Ace / Aircraft Engineering Corp K-1 / Ace 200 / Ace 300
The 1919 K-1 biplane was designed by Alexander Klemin (Professor of Aeronautical Engineering, NYU) and N W Dalton. The prototype had a Ford T motor. The K-1 featured four "self-aligning" I-struts and all-wood frame.
Manufactured at the ACE Flying Field in New York City's Central Park, it was one of the first planes to be built on an assembly line, primitive as it was. Sell for $2,500, eight were built. One made the national press when it landed on Clay St in Oakland CA as a publicity stunt on 1 December 1920.
The 1920 version was modified with beefed-up struts, redesigned fuselage with enclosed motor, and folding wings. These sold for $3,000.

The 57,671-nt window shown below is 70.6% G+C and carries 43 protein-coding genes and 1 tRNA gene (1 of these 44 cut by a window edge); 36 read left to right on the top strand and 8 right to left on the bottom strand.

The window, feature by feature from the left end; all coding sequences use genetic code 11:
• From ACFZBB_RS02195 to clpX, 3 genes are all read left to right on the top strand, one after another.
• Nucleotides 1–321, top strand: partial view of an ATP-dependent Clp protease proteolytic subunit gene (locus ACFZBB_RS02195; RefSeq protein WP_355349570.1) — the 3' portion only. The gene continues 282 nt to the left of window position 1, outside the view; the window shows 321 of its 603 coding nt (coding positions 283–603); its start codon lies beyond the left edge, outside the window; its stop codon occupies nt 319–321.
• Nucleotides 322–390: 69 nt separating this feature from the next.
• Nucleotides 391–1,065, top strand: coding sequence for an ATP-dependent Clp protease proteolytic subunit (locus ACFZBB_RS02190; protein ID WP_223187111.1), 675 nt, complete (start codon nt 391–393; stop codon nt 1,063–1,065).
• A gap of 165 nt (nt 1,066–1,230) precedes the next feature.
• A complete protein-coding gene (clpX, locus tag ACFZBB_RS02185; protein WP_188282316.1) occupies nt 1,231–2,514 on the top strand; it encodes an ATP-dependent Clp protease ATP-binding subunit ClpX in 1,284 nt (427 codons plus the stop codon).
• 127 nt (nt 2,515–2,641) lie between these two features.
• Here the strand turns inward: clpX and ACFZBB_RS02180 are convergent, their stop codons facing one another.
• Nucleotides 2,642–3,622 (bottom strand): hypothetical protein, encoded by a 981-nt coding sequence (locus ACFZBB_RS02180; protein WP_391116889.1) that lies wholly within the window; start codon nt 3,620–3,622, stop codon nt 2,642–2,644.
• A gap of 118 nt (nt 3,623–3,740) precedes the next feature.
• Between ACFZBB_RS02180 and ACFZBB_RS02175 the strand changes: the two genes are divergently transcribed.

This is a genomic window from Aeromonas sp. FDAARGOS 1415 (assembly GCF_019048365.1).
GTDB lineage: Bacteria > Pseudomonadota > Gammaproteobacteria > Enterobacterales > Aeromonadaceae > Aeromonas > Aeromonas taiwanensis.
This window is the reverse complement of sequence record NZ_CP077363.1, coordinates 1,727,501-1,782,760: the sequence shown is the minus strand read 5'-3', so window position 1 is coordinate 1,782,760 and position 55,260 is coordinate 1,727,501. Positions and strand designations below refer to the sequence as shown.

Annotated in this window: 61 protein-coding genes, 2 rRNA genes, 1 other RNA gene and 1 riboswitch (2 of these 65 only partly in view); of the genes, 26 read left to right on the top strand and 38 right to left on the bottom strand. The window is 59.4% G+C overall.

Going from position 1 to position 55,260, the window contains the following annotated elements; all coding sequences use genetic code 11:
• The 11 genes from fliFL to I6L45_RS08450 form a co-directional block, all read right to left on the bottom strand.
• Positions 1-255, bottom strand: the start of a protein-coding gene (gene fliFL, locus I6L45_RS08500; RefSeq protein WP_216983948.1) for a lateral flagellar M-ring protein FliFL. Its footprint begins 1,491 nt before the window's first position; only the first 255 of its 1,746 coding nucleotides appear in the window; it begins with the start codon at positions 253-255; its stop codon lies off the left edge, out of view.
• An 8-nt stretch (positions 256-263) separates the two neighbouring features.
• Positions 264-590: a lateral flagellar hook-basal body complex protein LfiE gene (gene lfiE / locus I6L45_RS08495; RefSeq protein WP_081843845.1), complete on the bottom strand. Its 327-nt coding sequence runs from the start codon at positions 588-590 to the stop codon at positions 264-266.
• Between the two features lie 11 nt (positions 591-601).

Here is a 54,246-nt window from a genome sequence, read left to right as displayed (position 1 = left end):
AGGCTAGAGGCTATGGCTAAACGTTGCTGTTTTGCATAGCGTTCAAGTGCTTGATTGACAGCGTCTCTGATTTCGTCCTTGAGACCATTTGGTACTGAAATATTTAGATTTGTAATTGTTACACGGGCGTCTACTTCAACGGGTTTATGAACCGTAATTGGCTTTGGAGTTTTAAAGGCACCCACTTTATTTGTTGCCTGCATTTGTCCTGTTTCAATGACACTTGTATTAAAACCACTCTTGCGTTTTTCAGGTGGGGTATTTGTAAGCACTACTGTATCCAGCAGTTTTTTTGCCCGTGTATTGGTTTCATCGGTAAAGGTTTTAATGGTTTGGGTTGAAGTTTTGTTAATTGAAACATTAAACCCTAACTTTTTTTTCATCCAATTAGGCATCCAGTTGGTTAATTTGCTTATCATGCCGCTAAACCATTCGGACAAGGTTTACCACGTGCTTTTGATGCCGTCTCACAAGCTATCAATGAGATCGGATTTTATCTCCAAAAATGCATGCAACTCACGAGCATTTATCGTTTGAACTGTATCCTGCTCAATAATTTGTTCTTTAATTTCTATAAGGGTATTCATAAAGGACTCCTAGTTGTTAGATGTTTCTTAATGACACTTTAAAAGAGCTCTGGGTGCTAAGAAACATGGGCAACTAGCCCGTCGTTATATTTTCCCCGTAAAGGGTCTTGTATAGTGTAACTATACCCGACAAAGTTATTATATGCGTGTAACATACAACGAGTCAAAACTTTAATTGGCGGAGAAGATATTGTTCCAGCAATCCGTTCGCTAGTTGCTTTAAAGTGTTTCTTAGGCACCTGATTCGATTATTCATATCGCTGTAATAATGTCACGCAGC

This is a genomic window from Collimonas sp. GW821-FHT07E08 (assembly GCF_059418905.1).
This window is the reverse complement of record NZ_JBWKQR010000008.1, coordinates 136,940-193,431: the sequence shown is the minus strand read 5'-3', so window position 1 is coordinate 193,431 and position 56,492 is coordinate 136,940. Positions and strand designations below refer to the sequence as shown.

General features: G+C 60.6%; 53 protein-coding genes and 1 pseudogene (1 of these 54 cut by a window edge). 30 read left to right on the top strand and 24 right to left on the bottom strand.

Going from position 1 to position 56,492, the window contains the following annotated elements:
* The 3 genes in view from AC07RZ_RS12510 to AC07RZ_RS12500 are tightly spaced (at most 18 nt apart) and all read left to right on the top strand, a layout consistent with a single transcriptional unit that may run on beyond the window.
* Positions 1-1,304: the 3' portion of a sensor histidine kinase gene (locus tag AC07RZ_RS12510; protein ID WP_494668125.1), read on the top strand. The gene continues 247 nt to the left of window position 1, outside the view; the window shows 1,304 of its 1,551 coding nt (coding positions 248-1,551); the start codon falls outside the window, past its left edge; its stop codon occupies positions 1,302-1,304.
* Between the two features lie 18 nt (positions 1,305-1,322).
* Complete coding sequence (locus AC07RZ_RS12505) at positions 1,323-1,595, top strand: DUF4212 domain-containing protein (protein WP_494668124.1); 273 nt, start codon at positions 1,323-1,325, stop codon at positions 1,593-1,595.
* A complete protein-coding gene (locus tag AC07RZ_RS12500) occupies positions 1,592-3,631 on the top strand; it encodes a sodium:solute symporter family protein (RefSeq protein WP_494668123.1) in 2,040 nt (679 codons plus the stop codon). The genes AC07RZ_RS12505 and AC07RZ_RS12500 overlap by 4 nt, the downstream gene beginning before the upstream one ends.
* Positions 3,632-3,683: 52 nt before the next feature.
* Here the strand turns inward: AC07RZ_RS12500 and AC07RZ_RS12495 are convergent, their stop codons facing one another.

Circa 1920 the inventory and manufacturing rights to ACE K-1 were acquired by Horace Keane, (sales office) 280 Madison Ave, NYC, (plant) North Beach, Long Island NY. Photos of the plane appeared in some Keane ads.
In 1931 Ace produced two, with Salmson AD-9 [952Y] c/n 1, and LeBlond 5D [953Y] c/n 2, registered as Ace 300 and 200 respectively. One located and restored in California 1955 [N69097].
Engine: Ford T, 40hp / 30 kW
Wingspan: 28 ft 4 in / 8.64 m
Useful load: 225 lb
Max speed: 63 mph / 101 km/h / 55 kn
Cruise: 55 mph
Stall: 30 mph
Range: 160 mi / 139 nmi / 257 km
Engine: Ford T, 40hp
Useful load: 235 lb
Max speed: 80 mph
Stall: 32 mph
Engine: LeBlond 5D
Engine: Salmson AD-9